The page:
Identification and characterization of cassava mosaic begomovirus-like viruses associated with non-cassava plants in Kenya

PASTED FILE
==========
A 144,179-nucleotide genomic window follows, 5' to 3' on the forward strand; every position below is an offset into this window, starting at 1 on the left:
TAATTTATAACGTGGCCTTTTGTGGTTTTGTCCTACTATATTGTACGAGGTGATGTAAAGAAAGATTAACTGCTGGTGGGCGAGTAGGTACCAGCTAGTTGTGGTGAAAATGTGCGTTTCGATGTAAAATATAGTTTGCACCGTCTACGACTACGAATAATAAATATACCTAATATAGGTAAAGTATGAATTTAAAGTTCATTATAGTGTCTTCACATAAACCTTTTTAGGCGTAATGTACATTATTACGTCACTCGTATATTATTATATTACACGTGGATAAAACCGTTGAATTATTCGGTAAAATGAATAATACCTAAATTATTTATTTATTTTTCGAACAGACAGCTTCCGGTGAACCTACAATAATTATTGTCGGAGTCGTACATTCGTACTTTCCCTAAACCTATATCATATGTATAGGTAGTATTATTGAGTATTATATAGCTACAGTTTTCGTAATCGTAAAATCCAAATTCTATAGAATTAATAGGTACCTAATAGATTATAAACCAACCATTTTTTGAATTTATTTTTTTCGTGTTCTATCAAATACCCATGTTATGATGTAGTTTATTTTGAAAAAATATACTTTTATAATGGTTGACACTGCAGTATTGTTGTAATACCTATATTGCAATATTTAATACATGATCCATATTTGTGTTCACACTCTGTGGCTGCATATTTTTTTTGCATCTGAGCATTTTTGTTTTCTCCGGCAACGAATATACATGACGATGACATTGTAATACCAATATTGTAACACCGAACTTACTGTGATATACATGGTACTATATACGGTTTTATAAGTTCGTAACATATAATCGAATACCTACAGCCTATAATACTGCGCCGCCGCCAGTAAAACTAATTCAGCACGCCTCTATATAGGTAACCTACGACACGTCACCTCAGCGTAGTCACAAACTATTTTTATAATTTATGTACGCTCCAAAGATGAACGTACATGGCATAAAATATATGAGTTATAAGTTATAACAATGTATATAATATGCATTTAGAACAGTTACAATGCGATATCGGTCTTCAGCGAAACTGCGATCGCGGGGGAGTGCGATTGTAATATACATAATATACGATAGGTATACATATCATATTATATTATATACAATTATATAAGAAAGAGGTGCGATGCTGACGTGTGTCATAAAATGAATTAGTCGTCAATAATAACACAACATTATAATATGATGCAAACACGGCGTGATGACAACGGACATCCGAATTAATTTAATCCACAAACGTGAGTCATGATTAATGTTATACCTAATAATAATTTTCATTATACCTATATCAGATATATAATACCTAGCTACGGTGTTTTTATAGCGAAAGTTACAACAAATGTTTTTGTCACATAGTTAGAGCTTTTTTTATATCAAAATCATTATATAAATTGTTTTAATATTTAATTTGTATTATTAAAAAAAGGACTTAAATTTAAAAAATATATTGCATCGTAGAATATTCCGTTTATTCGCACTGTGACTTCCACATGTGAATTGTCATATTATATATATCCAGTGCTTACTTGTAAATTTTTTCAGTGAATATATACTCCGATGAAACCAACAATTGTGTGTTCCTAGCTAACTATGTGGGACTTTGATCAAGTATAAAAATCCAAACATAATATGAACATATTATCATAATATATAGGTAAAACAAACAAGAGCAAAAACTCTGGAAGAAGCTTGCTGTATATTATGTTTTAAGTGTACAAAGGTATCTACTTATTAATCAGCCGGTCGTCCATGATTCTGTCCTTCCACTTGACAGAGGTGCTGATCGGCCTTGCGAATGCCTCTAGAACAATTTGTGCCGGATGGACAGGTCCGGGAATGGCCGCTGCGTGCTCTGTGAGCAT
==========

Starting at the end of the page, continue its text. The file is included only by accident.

Cassava mosaic disease (CMD) is one of the major viral crop diseases in sub-Saharan Africa (SSA). In Kenya, CMD is caused by four cassava mosaic begomovirus (CMB) species namely East African cassava mosaic virus (EACMV), African cassava mosaic virus (ACMV), East African cassava mosaic Kenya virus (EACMKV), East African cassava mosaic Zanzibar virus (EACMZV), and several recombinant viruses notably the Ugandan variant of EACMV (EACMV-UG). Different plant species are playing an important epidemiological role as virus reservoirs for the whitefly vector Bemisia tabaci and as sources of virus diversity. So far, only Jatropha curcas has been reported as an alternative host for CMBs in Kenya. This study was done to determine the epidemiological role begomoviruses infecting non-cassava plants play in the CMB-cassava pathosystem in Kenya by (a) identifying alternative hosts of CMBs in coastal and western Kenya; (b) evaluating infectivity of begomoviruses infecting non-cassava in cassava and tobacco; (c) determining the evolutionary and molecular evolution of begomoviruses infecting cassava and non-cassava plants. This will help to elucidate the potential of begomoviruses infecting non-cassava plants to evolve and emerge as a threat to cassava production in Kenya. During diagnostic surveys conducted in 2014 and 2017, a total of 500 leaf samples were collected from fourteen plant species belonging to nine plant families exhibiting begomovirus-like symptoms from cassava fields in coastal and western Kenya. Using species-specific primers, EACMV-like DNA was amplified from 4 out of 14 plant species namely Deinbollia borbonica, Markhamia lutea, Cissampelos andromorpha, and Capsicum annuum. Infected M. lutea, C. andromorpha, and C. annuum leaf samples tested positive for EACMV-UG infection. Next-Generation Sequencing (NGS), de-novo, and reference sequence assembly were able to reveal the bipartite genomes of viruses associated with M. lutea and D. borbonica only. DNA-A of the virus associated with M. lutea shared 99% sequence identity with an EACMV-UG isolate (AJ717522) previously identified in cassava in western Kenya. Infected D. borbonica samples were found to be infected by a novel begomovirus named Deinbollia mosaic virus (DMV). DMV DNA-A was most closely related to DNA-A of Tomato leaf curl Mayotte virus (AM701764) and South African cassava mosaic virus (SACMV; KJ888019) at 75% sequence identity. The infectivity of DMV was tested in a limited host range in plants belonging to the families Solanaceae and Euphorbiaceae using concatemeric DNAs and DNA partial dimers using sap and biolistic inoculation methods. Nicotiana benthamiana bombarded with concatemeric DNAs resulted in systemic infection associated with yellow mosaic symptoms, leaf deformation, and stunting, while DNA partial dimers caused asymptomatic systemic infection. “Koch’s postulate” was fulfilled with concatemeric DNAs after reintroduction of DMV in N. benthamiana through biolistics caused symptomatic infection. Hypersensitive and necrotic responses were observed on biolistically inoculated cassava leaves preventing further virus movement from the point of inoculation and subsequent disease establishment demonstrating a resistant or incompatible host-virus interaction. Sap inoculation of DMV failed to cause infection in the tested plants. Adaptive mutation was identified as the evolutionary constraints acting on the DMV genome. Predominantly, purifying or negative selection was the driving force supporting the adaptation of DMV in its known natural host, D. borbonica. The coat protein (CP) gene was found to be mutating rapidly at a mean rate of 1.25×10-3 nucleotide substitutions/site/year (subs/site/year). Evolutionary analysis of DMV and selected CMBs showed EACMV, ACMV, and DMV shared a common lineage, and divergence occurred about 200 years ago coinciding with the period when cassava was introduced into the East African coast from Latin America. This study identified M. lutea as a potential alternative host for EACMV-UG revealing the adaptive potential for the virus and expanding our current knowledge of the host range of CMBs in Kenya. The discovery of DMV revealed additional diversity of begomoviruses at the coast. DMV is thought to have the potential to affect cassava production due to its close phylogenetic and evolutionary relationship with CMBs.